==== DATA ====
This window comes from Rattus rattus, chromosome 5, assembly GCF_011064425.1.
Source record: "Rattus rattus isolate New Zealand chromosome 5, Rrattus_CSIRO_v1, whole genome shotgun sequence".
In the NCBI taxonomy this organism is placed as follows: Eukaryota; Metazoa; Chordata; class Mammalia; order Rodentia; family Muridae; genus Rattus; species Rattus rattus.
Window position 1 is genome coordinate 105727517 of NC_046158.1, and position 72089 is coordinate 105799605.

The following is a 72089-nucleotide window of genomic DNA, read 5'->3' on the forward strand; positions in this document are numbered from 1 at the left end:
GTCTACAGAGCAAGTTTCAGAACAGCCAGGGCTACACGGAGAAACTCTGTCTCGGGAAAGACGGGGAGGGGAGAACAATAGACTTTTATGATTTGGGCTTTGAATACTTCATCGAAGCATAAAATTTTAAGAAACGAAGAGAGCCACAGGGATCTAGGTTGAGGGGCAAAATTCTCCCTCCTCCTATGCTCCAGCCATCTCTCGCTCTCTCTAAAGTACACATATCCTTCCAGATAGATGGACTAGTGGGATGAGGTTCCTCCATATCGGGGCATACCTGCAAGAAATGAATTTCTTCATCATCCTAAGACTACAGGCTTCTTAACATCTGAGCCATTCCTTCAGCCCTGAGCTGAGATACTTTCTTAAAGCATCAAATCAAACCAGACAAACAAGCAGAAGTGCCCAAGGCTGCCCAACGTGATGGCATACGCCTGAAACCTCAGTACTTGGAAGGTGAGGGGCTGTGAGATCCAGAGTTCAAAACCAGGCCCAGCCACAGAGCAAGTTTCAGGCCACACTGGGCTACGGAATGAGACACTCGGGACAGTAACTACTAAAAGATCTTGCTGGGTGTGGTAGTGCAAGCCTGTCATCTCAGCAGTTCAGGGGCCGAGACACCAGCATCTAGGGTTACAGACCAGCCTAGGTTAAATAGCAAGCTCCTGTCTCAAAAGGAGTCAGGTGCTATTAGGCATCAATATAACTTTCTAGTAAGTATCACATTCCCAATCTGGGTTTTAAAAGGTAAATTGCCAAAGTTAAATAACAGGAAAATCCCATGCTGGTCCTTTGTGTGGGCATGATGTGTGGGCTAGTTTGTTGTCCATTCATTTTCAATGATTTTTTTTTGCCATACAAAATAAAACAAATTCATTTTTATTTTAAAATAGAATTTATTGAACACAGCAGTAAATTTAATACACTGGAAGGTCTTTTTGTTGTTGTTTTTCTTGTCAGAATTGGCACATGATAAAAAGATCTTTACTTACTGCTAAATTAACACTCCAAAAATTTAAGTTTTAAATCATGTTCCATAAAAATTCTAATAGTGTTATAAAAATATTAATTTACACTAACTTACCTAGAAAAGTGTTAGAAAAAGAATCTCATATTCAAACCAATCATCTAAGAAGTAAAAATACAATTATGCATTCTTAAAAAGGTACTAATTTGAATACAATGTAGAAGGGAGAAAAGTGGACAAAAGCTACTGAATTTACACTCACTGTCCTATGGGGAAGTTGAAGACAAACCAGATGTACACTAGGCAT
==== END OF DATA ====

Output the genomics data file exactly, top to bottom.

This window comes from Rattus rattus, chromosome 5, assembly GCF_011064425.1.
Source record: "Rattus rattus isolate New Zealand chromosome 5, Rrattus_CSIRO_v1, whole genome shotgun sequence".
In the NCBI taxonomy this organism is placed as follows: Eukaryota; Metazoa; Chordata; class Mammalia; order Rodentia; family Muridae; genus Rattus; species Rattus rattus.
Window position 1 is genome coordinate 105727517 of NC_046158.1, and position 72089 is coordinate 105799605.

The following is a 72089-nucleotide window of genomic DNA, read 5'->3' on the forward strand; positions in this document are numbered from 1 at the left end:
GTCTACAGAGCAAGTTTCAGAACAGCCAGGGCTACACGGAGAAACTCTGTCTCGGGAAAGACGGGGAGGGGAGAACAATAGACTTTTATGATTTGGGCTTTGAATACTTCATCGAAGCATAAAATTTTAAGAAACGAAGAGAGCCACAGGGATCTAGGTTGAGGGGCAAAATTCTCCCTCCTCCTATGCTCCAGCCATCTCTCGCTCTCTCTAAAGTACACATATCCTTCCAGATAGATGGACTAGTGGGATGAGGTTCCTCCATATCGGGGCATACCTGCAAGAAATGAATTTCTTCATCATCCTAAGACTACAGGCTTCTTAACATCTGAGCCATTCCTTCAGCCCTGAGCTGAGATACTTTCTTAAAGCATCAAATCAAACCAGACAAACAAGCAGAAGTGCCCAAGGCTGCCCAACGTGATGGCATACGCCTGAAACCTCAGTACTTGGAAGGTGAGGGGCTGTGAGATCCAGAGTTCAAAACCAGGCCCAGCCACAGAGCAAGTTTCAGGCCACACTGGGCTACGGAATGAGACACTCGGGACAGTAACTACTAAAAGATCTTGCTGGGTGTGGTAGTGCAAGCCTGTCATCTCAGCAGTTCAGGGGCCGAGACACCAGCATCTAGGGTTACAGACCAGCCTAGGTTAAATAGCAAGCTCCTGTCTCAAAAGGAGTCAGGTGCTATTAGGCATCAATATAACTTTCTAGTAAGTATCACATTCCCAATCTGGGTTTTAAAAGGTAAATTGCCAAAGTTAAATAACAGGAAAATCCCATGCTGGTCCTTTGTGTGGGCATGATGTGTGGGCTAGTTTGTTGTCCATTCATTTTCAATGATTTTTTTTTGCCATACAAAATAAAACAAATTCATTTTTATTTTAAAATAGAATTTATTGAACACAGCAGTAAATTTAATACACTGGAAGGTCTTTTTGTTGTTGTTTTTCTTGTCAGAATTGGCACATGATAAAAAGATCTTTACTTACTGCTAAATTAACACTCCAAAAATTTAAGTTTTAAATCATGTTCCATAAAAATTCTAATAGTGTTATAAAAATATTAATTTACACTAACTTACCTAGAAAAGTGTTAGAAAAAGAATCTCATATTCAAACCAATCATCTAAGAAGTAAAAATACAATTATGCATTCTTAAAAAGGTACTAATTTGAATACAATGTAGAAGGGAGAAAAGTGGACAAAAGCTACTGAATTTACACTCACTGTCCTATGGGGAAGTTGAAGACAAACCAGATGTACACTAGGCAT